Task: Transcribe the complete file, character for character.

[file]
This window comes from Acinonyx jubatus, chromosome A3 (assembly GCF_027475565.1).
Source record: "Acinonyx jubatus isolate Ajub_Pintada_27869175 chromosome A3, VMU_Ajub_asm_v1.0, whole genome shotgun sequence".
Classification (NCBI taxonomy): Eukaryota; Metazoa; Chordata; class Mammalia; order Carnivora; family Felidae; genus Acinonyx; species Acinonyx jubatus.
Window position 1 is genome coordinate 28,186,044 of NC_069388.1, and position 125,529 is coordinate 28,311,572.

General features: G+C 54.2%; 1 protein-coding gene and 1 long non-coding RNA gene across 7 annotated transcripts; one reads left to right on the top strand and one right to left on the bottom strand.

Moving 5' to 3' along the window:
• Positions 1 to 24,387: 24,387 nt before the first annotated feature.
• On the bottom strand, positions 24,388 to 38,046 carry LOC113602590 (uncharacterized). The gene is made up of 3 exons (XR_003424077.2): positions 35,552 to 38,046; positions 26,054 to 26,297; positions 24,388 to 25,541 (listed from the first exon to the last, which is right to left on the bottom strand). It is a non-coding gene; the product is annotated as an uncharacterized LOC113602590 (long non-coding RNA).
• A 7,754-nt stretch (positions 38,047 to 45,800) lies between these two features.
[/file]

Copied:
This window comes from Acinonyx jubatus, chromosome A3 (assembly GCF_027475565.1).
Source record: "Acinonyx jubatus isolate Ajub_Pintada_27869175 chromosome A3, VMU_Ajub_asm_v1.0, whole genome shotgun sequence".
Classification (NCBI taxonomy): Eukaryota; Metazoa; Chordata; class Mammalia; order Carnivora; family Felidae; genus Acinonyx; species Acinonyx jubatus.
Window position 1 is genome coordinate 28,186,044 of NC_069388.1, and position 125,529 is coordinate 28,311,572.

General features: G+C 54.2%; 1 protein-coding gene and 1 long non-coding RNA gene across 7 annotated transcripts; one reads left to right on the top strand and one right to left on the bottom strand.

Moving 5' to 3' along the window:
• Positions 1 to 24,387: 24,387 nt before the first annotated feature.
• On the bottom strand, positions 24,388 to 38,046 carry LOC113602590 (uncharacterized). The gene is made up of 3 exons (XR_003424077.2): positions 35,552 to 38,046; positions 26,054 to 26,297; positions 24,388 to 25,541 (listed from the first exon to the last, which is right to left on the bottom strand). It is a non-coding gene; the product is annotated as an uncharacterized LOC113602590 (long non-coding RNA).
• A 7,754-nt stretch (positions 38,047 to 45,800) lies between these two features.